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Anyone having trouble shifting small cars lately?


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3 hours ago, R1152 said:

 

My commute on the A1 makes me encounter at least two transporters full of 17-plate onwards motors every day. Where do they all go...?

Where do you think all of the "Oh I'd never buy a brand new car" people get their cars from? 

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1 minute ago, Matty said:

Oh no, that's far too new 😁

They exist at every age/price point!  For every @sierraman there's another chap who will never buy new and always buys 3 years old.  Another that will always buy six months old because they've lost so much in such a short time..... but they'd never consider buying an ex rental car 😉

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5 minutes ago, Kiltox said:

They exist at every age/price point!  For every @sierraman there's another chap who will never buy new and always buys 3 years old.  Another that will always buy six months old because they've lost so much in such a short time..... but they'd never consider buying an ex rental car 😉

I'm half sierraman. Tight as a drum but can't bear to see anything cubed

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1 minute ago, Kiltox said:

They exist at every age/price point!  For every @sierraman there's another chap who will never buy new and always buys 3 years old.  Another that will always buy six months old because they've lost so much in such a short time..... but they'd never consider buying an ex rental car 😉

If they buy at 6 months old it is almost certainly an ex rental. 

My mitsubishi was registered to some generic  company name, but a little googling soon reveals that they also trade as Thrifty car rental. 

I don't doubt that most of the others at the car supermarket were too.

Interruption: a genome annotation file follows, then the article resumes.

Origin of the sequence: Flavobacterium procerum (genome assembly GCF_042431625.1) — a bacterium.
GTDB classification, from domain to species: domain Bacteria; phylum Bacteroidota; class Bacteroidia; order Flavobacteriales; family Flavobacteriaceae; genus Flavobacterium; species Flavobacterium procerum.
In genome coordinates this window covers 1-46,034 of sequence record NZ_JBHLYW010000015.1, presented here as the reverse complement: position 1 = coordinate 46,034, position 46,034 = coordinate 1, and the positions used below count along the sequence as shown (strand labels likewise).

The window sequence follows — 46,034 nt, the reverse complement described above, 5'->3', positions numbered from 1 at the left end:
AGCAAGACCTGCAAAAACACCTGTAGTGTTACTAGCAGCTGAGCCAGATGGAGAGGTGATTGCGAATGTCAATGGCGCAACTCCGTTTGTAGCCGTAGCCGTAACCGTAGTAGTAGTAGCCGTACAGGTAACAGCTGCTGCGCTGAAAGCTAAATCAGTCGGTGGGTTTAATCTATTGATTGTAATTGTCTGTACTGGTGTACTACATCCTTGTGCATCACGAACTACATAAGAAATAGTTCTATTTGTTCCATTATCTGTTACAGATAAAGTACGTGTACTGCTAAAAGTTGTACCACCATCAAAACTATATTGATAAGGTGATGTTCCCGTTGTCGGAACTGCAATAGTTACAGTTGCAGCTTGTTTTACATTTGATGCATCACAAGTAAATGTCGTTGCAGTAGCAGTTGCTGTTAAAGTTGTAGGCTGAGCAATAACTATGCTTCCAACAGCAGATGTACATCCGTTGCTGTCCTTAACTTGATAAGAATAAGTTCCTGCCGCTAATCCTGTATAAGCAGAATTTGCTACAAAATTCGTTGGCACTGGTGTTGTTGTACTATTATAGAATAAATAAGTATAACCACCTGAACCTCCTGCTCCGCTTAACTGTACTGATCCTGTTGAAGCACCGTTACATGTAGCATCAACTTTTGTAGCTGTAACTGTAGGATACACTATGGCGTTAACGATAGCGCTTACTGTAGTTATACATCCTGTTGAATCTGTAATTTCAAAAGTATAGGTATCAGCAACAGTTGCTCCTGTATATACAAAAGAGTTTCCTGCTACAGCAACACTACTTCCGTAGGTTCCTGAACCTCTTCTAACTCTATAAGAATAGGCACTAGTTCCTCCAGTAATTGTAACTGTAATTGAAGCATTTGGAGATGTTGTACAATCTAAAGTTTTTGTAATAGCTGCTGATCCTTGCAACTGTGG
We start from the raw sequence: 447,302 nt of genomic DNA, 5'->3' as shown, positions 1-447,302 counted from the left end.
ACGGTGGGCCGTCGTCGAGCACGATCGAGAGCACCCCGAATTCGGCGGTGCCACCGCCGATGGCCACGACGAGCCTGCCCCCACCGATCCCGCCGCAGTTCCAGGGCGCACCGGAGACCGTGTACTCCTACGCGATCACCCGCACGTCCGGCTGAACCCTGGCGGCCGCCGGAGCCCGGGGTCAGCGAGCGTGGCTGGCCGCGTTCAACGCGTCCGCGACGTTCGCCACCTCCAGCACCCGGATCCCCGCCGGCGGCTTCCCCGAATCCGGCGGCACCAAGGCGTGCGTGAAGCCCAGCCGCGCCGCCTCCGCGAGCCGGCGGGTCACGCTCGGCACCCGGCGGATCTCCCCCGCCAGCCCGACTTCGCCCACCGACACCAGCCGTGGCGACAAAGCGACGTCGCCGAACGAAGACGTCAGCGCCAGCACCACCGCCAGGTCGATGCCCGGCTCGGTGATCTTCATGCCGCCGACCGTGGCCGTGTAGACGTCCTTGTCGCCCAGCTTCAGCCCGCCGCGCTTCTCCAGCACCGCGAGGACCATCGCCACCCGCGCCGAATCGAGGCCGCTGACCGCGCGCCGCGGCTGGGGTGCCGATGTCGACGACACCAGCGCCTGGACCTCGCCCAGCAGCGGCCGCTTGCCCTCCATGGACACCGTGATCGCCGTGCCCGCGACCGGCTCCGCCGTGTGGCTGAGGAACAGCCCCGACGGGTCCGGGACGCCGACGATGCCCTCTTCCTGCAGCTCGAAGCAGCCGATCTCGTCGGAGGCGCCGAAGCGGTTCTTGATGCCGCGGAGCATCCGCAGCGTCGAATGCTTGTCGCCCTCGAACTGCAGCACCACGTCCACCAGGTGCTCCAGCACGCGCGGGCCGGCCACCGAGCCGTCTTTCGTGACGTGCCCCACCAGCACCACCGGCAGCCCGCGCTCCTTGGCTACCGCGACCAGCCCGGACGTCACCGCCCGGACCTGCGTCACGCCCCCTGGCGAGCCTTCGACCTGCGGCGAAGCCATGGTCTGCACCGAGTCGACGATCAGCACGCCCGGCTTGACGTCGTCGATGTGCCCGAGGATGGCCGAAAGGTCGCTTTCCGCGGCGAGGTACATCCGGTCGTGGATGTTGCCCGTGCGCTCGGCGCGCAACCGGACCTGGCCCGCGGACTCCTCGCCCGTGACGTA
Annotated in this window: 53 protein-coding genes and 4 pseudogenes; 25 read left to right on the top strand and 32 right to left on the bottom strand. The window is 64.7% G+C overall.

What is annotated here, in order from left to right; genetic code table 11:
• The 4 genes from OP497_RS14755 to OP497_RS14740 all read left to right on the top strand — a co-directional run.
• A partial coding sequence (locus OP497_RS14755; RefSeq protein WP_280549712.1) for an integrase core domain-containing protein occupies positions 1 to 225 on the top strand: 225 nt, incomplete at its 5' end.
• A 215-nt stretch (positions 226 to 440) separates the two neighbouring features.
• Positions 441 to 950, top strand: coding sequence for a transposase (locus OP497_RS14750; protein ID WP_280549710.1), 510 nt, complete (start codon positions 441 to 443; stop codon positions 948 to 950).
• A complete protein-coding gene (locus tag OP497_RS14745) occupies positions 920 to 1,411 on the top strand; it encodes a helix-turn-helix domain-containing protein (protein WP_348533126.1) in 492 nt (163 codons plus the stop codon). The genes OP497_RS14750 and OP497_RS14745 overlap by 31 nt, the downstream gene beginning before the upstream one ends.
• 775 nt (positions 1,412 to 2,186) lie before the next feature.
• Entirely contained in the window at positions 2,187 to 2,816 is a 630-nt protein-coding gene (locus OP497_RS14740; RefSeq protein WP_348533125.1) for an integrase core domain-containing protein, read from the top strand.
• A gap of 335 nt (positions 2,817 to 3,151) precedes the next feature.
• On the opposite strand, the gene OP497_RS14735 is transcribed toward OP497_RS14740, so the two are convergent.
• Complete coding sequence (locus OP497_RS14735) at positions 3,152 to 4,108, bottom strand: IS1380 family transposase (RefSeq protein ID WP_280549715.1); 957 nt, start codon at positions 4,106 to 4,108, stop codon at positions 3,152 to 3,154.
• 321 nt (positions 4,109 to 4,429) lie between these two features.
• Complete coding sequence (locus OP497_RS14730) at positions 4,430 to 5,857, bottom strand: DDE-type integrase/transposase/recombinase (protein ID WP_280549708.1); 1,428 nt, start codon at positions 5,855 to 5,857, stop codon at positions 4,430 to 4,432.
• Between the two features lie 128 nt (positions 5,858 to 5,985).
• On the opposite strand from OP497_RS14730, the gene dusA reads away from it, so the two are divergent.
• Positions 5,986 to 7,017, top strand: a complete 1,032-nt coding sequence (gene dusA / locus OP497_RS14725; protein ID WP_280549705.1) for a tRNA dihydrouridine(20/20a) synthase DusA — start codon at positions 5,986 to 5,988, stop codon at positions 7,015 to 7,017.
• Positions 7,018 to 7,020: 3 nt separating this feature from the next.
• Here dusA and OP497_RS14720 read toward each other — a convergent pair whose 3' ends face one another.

Who else would sell a six month old car? 

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1 minute ago, Timewaster said:

If they buy at 6 months old it is almost certainly an ex rental. 

My mitsubishi was registered to some generic  company name, but a little googling soon reveals that they also trade as Thrifty car rental. 

I don't doubt that most of the others at the car supermarket were too. 

Who else would sell a six month old car? 

Shhh don't tell them!

You are of course correct.    I bought an ex rental 320d Touring a couple of years ago - it was less than a year old but had 12k on the clock.  Was absolutely spot on, properly clean and tidy too.

What really should keep you up at night is the rental I have parked outside at the moment.  It's a 2019 420i with 17,000 miles on the clock.  When Enterprise de-fleet it it'll look like any other second hand car with average mileage.  This worries me a lot more than the short term sub-12 months old stuff - the longer it spends on a fleet the more chance for abuse there is and it's clearly not being particularly well looked after (the seats and steering wheel look like far more miles than they've done because of the way they're being/not being cleaned)

 

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Our A4 was 6 months old and 6k or something on the clock. Apparently a managers car at an Audi dealer. It also has a tracker... So a pre-reg that became a courtesy car then. 🤣

Anyway 200k+ now and not out, with minimal repairs needed in that time. 🤷‍♂️

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Remember that with Consumer Protection from Unfair trading Regulations 2008 and Consumer Rights Act 2015, dealers have to proactively tell you if it was a taxi, learner car  or whatever but also if it was on their hire/lease fleet, not wait for you to ask.  The sales targets specials where dealers pretend it was a Managers car (ragged by everyone or a makeshift parts car or tow car)  sometimes have delivery miles only, but might be run out models too.

As I told everyone buying a nice second hand car from me, be grateful to those generous people who bought new and suffered that enormous depreciation to get you a car at the right price.

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3 minutes ago, colino said: